What is the private health insurance rebate?
The private health insurance rebate was introduced in the late 1990s to encourage more Australians to take up private health insurance.
It was intended to take the pressure off the public health system and to provide private health fund members with easier and more affordable access to private health services.
For eligible private health fund members, the Australian Government offers a rebate on hospital and extras covers.
You can take advantage of the health rebate by claiming it as a discount to your premium or a tax refund.
How do I know if I’m eligible for the rebate?
To be eligible for the private health insurance rebate, you must be registered with Medicare, earn less than the rebate threshold and hold an approved private health insurance policy.
The rebate has been income tested since 2012. It’s assessed using four income- and age-based tiers. This means, the older you are, the higher the rebate you receive. For example, a private health fund policy holder aged 70-plus years with a ‘base tier’ income (the lowest) could benefit from a rebate of up to 33 per cent.
You’re eligible for a higher rebate if you earn $90,000 or less as a single person or $180,000 or less as a family, while individuals earning $140,000 or more and families with an income of $280,000 or more receive a lower rebate.
You can see what tier you fall into by visiting the Private Health Insurance Ombudsman website.
How do I claim the rebate?
As a private health insurance member, you can claim the rebate in one of two ways:
- As a reduced premium through your private health insurer – contact your private health fund to advise them of your nominated income tier or
- As a lump sum, also called a tax offset, received as part of your tax return.
Remember, your health rebate tier and cover premium payment information will be automatically pre-filled when your tax return is lodged.
You can also request a statement from your private health insurer at the end of the financial year to help you with your tax return.
CUA Health Insurance Head of Subsidiaries Josh Edwards said this was a simple process.
“CUA Health Insurance takes care of all the calculations and tax lodgement details for its members,” Mr Edwards said.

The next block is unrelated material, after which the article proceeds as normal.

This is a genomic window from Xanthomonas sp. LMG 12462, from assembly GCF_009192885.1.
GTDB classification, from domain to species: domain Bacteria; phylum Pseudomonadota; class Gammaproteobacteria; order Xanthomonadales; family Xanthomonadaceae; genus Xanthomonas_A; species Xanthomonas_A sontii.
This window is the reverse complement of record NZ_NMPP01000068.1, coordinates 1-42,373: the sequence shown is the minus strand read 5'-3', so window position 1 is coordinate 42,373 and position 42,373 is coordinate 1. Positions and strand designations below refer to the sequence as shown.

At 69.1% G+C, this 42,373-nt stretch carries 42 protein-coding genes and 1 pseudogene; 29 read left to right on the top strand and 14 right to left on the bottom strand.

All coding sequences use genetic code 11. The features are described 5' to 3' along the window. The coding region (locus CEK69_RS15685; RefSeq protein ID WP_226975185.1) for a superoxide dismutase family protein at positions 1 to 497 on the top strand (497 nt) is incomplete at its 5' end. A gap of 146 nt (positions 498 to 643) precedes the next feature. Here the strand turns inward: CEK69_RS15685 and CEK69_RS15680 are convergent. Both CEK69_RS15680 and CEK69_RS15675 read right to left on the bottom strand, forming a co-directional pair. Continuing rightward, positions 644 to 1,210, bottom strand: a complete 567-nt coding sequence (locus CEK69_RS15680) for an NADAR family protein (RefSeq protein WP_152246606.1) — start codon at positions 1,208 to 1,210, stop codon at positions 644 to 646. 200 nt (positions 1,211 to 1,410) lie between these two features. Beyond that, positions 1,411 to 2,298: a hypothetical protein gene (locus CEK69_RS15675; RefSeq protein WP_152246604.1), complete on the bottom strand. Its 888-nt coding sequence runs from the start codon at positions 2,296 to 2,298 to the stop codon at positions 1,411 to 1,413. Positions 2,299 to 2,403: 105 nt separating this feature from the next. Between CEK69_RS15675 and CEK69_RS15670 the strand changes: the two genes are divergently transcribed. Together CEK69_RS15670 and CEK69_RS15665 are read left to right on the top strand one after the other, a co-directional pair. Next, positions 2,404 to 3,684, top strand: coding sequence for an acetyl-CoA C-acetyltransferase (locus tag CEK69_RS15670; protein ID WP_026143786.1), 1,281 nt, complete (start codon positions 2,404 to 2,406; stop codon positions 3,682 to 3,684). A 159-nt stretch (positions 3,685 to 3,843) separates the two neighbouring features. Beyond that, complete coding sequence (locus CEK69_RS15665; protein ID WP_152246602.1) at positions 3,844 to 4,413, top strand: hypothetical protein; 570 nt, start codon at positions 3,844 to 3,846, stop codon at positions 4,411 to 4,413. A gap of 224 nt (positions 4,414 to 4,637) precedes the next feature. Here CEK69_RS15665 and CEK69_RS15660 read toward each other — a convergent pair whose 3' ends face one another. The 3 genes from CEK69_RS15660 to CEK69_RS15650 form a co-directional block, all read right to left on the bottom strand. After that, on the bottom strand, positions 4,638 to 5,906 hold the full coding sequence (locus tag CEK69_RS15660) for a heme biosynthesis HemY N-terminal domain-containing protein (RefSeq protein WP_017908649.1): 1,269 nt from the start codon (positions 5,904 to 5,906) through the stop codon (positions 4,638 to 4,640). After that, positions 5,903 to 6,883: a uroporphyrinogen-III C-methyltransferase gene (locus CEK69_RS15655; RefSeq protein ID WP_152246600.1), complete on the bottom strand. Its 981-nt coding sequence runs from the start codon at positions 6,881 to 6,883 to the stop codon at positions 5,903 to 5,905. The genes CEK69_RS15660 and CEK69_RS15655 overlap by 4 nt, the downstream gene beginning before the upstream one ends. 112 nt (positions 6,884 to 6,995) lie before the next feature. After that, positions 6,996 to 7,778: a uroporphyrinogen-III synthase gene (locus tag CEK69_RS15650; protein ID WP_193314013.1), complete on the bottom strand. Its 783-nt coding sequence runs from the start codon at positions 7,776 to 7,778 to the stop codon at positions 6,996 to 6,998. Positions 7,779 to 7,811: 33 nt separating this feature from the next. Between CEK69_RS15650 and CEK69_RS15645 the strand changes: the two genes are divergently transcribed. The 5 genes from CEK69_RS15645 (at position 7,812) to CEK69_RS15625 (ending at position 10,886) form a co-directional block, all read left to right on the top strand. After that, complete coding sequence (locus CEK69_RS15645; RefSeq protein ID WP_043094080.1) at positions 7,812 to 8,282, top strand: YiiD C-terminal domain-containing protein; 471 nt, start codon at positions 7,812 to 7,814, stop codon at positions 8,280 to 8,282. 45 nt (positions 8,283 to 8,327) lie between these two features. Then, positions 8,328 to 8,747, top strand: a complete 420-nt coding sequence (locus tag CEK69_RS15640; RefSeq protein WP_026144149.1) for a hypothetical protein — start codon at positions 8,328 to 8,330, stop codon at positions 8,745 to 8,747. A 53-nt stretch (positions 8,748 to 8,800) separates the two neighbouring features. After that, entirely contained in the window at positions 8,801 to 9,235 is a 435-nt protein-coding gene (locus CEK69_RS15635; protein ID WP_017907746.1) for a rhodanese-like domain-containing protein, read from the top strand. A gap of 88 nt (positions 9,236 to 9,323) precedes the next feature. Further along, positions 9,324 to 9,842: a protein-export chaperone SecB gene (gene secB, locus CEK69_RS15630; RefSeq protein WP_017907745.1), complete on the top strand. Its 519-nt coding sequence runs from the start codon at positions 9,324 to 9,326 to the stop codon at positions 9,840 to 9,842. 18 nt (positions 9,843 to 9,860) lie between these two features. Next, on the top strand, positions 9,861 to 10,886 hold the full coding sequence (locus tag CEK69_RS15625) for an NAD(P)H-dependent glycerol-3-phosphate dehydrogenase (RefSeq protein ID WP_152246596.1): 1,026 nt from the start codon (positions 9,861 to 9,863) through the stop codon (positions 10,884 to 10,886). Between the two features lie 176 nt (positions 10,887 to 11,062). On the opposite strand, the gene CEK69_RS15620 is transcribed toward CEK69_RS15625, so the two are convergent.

The health insurance company then sends the details to the ATO.
“All our members need to do is to let us know if their income circumstances change so we can then update their details with the ATO to ensure an accurate adjustment on their next rebate amount,” Mr Edwards said.
A premium reduction of up to 25 per cent is available to singles and families under the age of 65, and up to 33 per cent for singles and families aged 70-plus who fall into the ATO’s eligible range.
If you’re looking for even more ways to plan and save at tax time, then read CUA’s Saving on Tax guide.
Looking for more ways to save with CUA Health Insurance?
Mr Edwards said CUA Health Insurance also offered its members two additional potential discounts:
- A four per cent discount on their CUA Health Insurance premium when members direct debit from a CUA transaction account
- For members aged between 18 and 29 years, a discount of between two and 10 per cent is offered on all CUA Health Insurance hospital covers
He said when combined with the health insurance rebate, these could offer members very attractive savings.
Health insurance quote – an example
A common example of a health insurance quote showing reductions applied for the highest available tax rebate and CUA’s direct debit transaction is outlined below:
Member profile: Single, aged 31 from NSW
Private health insurance plan: Standard Hospital (Silver Plus) & Essential Extras
Standard premium rate: $37.76 weekly
Premium with health insurance rebate & direct debit discount applied: $27.14 weekly The yearly saving on premiums, based on the above example is just over $550 per year.
The best way to tally the premium applicable to your circumstances is to request a quote, which will include your options for claiming the private health insurance rebate, either as a monthly fee reduction or a lump sum rebate when lodging your annual tax return.